4 Misconceptions About Congress

Do members of Congress get free health insurance? And do they all live in Washington, D.C.? We’re exploring some common myths about Congress in the latest episode of Misconceptions.
U.S. Capitol in Washington.
U.S. Capitol in Washington. / Stefan Zaklin/GettyImages

On paper, the basic structure and function of the United States Congress is pretty straightforward. It’s a two-parter: The House of Representatives has 435ish members, divided among the states based mostly on population. The Senate has 100 members, two to each state regardless of population. And it’s the legislative branch, meaning it makes laws.

In practice, though, Congress is really complicated—and sometimes it’s hard to tell fact from an assumption you made based on the headline of an article you never read. Fear not: On the latest episode of Misconceptions, host Justin Dodd is shedding light on some common congressional myths and misunderstandings, from the process of vetoing a veto to the truth about all those purported Capitol Hill perks.

Take, for example, the idea that all congresspeople live in or around Washington, D.C. The exact number of days Congress spends in session varies from year to year. It also varies between the House and the Senate. According to Ballotpedia, the average number of days the Senate was in session annually from 2001 to 2022 was 168. In the House, it was 151 days. And the schedule is all over the place: Members usually get weekends off, plus some random free days or even whole weeks throughout the year.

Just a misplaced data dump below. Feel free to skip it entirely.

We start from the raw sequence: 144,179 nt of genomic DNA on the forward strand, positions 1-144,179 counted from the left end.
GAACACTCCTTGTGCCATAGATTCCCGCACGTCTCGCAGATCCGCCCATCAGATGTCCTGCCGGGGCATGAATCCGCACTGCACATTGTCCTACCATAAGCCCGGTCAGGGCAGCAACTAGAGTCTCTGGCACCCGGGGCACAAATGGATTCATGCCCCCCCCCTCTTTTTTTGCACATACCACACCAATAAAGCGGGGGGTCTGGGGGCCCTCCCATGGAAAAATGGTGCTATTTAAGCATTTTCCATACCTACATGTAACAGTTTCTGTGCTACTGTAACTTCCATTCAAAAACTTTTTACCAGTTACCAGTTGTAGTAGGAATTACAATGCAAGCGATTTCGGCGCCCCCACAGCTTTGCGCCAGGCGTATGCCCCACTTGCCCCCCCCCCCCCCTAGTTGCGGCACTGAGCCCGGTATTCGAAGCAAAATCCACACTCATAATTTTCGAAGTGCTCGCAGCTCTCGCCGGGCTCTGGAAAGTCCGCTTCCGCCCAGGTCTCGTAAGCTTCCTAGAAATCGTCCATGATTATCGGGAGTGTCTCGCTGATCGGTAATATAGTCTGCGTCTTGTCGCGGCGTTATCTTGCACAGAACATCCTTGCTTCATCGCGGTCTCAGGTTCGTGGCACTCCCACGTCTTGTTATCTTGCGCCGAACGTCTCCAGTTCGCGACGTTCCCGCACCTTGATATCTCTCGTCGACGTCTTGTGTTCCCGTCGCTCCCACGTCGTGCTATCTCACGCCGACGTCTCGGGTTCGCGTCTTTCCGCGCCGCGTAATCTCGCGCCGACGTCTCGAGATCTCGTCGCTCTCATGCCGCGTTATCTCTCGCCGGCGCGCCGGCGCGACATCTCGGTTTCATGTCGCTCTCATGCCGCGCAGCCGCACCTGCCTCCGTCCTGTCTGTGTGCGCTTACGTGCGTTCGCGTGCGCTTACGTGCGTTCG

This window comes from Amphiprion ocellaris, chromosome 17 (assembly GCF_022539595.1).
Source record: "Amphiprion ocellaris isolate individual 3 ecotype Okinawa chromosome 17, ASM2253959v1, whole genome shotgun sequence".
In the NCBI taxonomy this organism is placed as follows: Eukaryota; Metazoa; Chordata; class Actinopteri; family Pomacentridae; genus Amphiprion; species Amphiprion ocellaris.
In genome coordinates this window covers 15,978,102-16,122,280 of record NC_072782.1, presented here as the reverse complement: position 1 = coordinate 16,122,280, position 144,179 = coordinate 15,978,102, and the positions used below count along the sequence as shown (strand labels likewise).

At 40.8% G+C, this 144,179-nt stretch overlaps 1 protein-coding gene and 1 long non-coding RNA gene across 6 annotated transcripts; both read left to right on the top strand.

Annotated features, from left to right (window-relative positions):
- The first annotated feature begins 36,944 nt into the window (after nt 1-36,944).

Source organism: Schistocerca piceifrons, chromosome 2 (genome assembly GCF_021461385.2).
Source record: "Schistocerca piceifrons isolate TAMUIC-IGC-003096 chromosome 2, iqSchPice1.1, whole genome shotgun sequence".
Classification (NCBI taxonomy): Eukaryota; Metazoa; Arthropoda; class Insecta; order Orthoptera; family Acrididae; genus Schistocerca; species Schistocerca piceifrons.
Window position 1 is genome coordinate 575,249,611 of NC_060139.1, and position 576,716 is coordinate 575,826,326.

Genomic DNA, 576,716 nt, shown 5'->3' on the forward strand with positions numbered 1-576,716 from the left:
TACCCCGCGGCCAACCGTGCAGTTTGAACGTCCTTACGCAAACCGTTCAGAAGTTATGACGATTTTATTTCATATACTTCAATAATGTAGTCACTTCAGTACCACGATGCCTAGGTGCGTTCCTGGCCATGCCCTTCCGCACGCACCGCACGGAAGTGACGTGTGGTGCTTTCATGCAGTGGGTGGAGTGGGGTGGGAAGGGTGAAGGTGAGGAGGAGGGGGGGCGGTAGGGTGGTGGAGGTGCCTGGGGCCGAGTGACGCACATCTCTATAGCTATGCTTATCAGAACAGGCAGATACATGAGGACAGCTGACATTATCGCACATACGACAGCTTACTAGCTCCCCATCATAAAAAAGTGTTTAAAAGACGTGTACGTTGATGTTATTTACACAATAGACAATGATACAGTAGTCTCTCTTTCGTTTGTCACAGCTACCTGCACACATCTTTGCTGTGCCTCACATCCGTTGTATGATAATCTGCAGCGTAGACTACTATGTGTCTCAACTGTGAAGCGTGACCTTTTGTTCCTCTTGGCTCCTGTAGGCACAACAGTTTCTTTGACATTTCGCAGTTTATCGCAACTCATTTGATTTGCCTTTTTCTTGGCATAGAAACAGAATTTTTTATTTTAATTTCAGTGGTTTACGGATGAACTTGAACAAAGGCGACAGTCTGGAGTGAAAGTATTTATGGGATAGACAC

Plenty of them do rent or buy homes in Washington, D.C., and head back to their home states whenever they have a long enough break between session days. But it largely depends on where you’re from and how much expendable income you have. D.C. housing isn’t cheap.

Congresspeople whose home states aren’t too far from the capital might just commute each day they’re in session. Joe Biden, for one, earned the nickname “Amtrak Joe” by taking a 90-minute train ride from Delaware to D.C. and back again during his 36 years in the Senate. He didn’t live in the capital until his vice presidency.

Other members forgo long commutes or second homes in favor of just sleeping in their offices—which happens way more often than you’d think. At this point, it’s sort of a congressional tradition. When North Carolina Republican Ted Budd arrived in the House in 2017, one of the first things he did was install a Murphy bed in his office. As he told NPR in 2020, “It has a Tempur-Pedic mattress and [is] very comfortable, but it’s completely invisible during the day and just sleeps like normal.”

Unsurprisingly, not everyone is a fan of this custom. Some congresspeople think it’s inappropriate or just kind of gross. Other members consider it a misappropriation of taxpayer funds—after all, you’re technically getting free housing.

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